Archive Results For: Location

Book Review-‘Blazing Star, Setting Sun: The Guadalcanal-Solomons campaign, November 1942–March 1943’ by J. R. Cox

By Evan Mawdsley

This thick volume is the third in a series written by Jeffrey R. Cox and published by Osprey. Rising Sun, Falling Skies (2014) covered the role of the US Navy in the calamitous Dutch East Indies campaign of early 1942. Morning Star, Midnight Sun (2018) dealt with the fighting around Guadalcanal in the Solomon Islands, […] Read More

Filed under: WW2 | Pacific
Subjects include: Battles & Tactics

Book Review-‘Dunkirk and the Little Ships’ by P. Weir,

By Duncan Conners

The Little Ships of the evacuation of Dunkirk are firmly etched into the common folk lore surrounding the events of the Second World War. Requisitioned by the Royal Navy via the Ministry of Shipping, a series of workboats, fishing boats, small pleasure cruisers and leisure steamers were taken (mostly with the owner’s permission, sometimes without) […] Read More

Filed under: English Channel | WW2
Subjects include: Battles & Tactics | Leisure & Small Craft

Book Review: ‘Mutiny on the Spanish Main: HMS ‘Hermione’ and the Royal Navy’s revenge’ by A. Konstam,

By Roger Morriss

The Hermione mutiny needs little introduction to those interested in the social history of the Royal Navy. It was the most notorious, most bloody and probably the most ruthlessly punished mutiny suffered by the navy. The Spithead and Nore mutinies in May and June 1797 might have been greater in scale and important for the […] Read More

Filed under: Atlantic | Eighteenth Century | Nineteenth Century
Subjects include: Battles & Tactics | Manpower & Life at Sea

Note: George Camocke’s 1718 Proposal of a Jacobite–Pirate Alliance

By Harry M. Lewis

Following Marcus Rediker noting a curious link between Jacobitism and the ‘Golden Age’ of Caribbean piracy, many works in the past decade have drawn attention to a proposal by George Camocke in 1718 to ally the Jacobites in Europe with the pirates in the Bahama islands in support of the exiled Stuart monarchy.1 The plan, […] Read More

Filed under: Atlantic | Other (Eighteenth C)
Subjects include: Pirates, Corsairs & Privateers | Strategy & Diplomacy

Note: In Opposition to the Lawful King’: Pirates and land-based authority in Sri Lanka, 1000–1500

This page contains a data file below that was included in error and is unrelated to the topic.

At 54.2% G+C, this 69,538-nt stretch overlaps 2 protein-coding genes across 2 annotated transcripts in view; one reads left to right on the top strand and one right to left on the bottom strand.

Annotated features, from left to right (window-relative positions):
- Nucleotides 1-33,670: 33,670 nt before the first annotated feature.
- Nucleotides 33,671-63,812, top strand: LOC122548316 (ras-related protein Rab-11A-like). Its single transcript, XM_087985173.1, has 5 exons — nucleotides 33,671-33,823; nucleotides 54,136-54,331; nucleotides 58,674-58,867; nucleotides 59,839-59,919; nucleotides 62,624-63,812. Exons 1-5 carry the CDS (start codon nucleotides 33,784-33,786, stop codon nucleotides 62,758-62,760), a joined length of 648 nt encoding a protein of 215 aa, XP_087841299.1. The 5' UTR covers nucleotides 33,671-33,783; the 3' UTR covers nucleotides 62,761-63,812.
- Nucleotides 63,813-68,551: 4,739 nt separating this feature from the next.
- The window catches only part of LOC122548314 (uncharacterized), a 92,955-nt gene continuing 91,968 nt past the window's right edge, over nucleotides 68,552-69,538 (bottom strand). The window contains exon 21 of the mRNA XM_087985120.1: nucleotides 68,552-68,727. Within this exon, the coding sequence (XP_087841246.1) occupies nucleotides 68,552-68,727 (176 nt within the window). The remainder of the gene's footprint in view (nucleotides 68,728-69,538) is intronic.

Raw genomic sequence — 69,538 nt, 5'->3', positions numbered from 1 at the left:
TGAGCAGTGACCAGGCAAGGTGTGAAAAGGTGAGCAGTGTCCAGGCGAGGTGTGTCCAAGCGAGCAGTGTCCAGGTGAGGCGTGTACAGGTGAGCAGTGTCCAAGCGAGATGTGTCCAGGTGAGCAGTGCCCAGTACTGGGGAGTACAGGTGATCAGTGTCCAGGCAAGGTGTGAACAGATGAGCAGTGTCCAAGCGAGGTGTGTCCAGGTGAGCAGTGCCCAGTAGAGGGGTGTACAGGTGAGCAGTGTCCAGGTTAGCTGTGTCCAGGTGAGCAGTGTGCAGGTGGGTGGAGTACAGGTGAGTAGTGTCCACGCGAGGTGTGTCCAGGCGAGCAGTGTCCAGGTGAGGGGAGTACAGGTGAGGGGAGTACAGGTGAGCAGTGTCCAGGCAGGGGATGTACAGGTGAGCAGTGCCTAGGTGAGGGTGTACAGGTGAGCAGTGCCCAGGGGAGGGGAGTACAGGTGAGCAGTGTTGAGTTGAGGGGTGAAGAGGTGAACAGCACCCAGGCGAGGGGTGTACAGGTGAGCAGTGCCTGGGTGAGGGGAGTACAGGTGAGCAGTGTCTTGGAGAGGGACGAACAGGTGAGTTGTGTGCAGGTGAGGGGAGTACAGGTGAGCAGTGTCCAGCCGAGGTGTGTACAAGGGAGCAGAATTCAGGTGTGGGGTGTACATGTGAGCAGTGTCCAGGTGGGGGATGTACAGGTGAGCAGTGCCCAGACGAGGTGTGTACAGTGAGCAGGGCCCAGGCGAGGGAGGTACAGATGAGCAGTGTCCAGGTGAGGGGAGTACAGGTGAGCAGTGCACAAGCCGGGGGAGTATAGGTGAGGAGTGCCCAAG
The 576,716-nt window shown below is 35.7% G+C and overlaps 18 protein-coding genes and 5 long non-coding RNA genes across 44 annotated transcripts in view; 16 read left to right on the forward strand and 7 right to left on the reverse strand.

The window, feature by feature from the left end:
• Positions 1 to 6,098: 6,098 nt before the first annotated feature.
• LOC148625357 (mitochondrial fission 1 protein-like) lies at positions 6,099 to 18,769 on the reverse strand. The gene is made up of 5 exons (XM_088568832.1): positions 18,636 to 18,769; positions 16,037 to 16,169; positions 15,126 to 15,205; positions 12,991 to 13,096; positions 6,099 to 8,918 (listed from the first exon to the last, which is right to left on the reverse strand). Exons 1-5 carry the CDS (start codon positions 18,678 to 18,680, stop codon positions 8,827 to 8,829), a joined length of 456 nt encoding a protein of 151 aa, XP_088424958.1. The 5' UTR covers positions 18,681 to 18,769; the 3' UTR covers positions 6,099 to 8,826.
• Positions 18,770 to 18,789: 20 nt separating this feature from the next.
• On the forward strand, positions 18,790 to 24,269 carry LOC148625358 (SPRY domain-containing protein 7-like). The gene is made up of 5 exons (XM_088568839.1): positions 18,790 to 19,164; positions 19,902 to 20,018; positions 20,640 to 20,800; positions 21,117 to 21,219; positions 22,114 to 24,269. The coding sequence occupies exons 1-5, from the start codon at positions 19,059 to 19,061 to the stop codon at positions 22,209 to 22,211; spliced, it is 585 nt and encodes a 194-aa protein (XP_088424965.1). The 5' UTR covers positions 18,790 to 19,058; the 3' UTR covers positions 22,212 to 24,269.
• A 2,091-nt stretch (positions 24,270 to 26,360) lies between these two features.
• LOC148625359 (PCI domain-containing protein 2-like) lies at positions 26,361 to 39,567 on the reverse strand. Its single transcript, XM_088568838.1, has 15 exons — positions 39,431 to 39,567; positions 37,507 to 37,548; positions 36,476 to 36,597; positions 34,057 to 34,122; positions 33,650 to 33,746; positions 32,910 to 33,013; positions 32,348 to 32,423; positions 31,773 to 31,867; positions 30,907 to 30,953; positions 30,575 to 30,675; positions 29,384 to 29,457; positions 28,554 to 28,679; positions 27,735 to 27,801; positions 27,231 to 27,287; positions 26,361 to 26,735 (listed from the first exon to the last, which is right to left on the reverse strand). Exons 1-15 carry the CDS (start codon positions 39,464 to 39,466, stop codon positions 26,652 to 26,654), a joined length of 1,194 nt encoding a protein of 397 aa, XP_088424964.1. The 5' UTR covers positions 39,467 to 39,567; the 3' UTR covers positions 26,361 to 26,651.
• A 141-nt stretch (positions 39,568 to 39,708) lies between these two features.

By Lara Wijesuriya

Existing literature on piracy in the pre-colonial and colonial Indian Ocean deals with certain regions more than others, and the existence of pirates in pre-colonial Sri Lanka has not received much academic attention in English. This article is a review of evidence of piratical activity in historical sources concerning Sri Lanka for the period 1000 […] Read More

Filed under: Early Middle Ages | Indian Ocean
Subjects include: Pirates, Corsairs & Privateers

Driven Mad by the Sea Serpent: The strange case of Captain George Drevar

By C.G.M.Paxton

In 1881 George Drevar, a merchant captain who had survived a shipwreck in the Cape Verde Islands, was tried at the Old Bailey for libel and threatening the life of the Commissioner of Wreck, Henry Cadogan Rothery, in part because of a disagreement over the existence of the great sea serpent. This article explains the […] Read More

Filed under: Atlantic | Other (Nineteenth C)
Subjects include: Biography | Miscellaneous

The Fourth Duke of Portland’s Pantaloon (1831–1852): Private yacht, experimental ‘brig sloop of war’ and slave-ship hunter

By Eric J. Graham

The launch of the 323-ton private brig rigged yacht Pantaloon at Troon in 1831 for the Duke of Portland, marks the opening of the final and contentious ‘Symonds’ era in British wooden hull naval architecture. Designed for the duke by Captain William Symonds RN it was immediately acquired by the Royal Navy as a fast […] Read More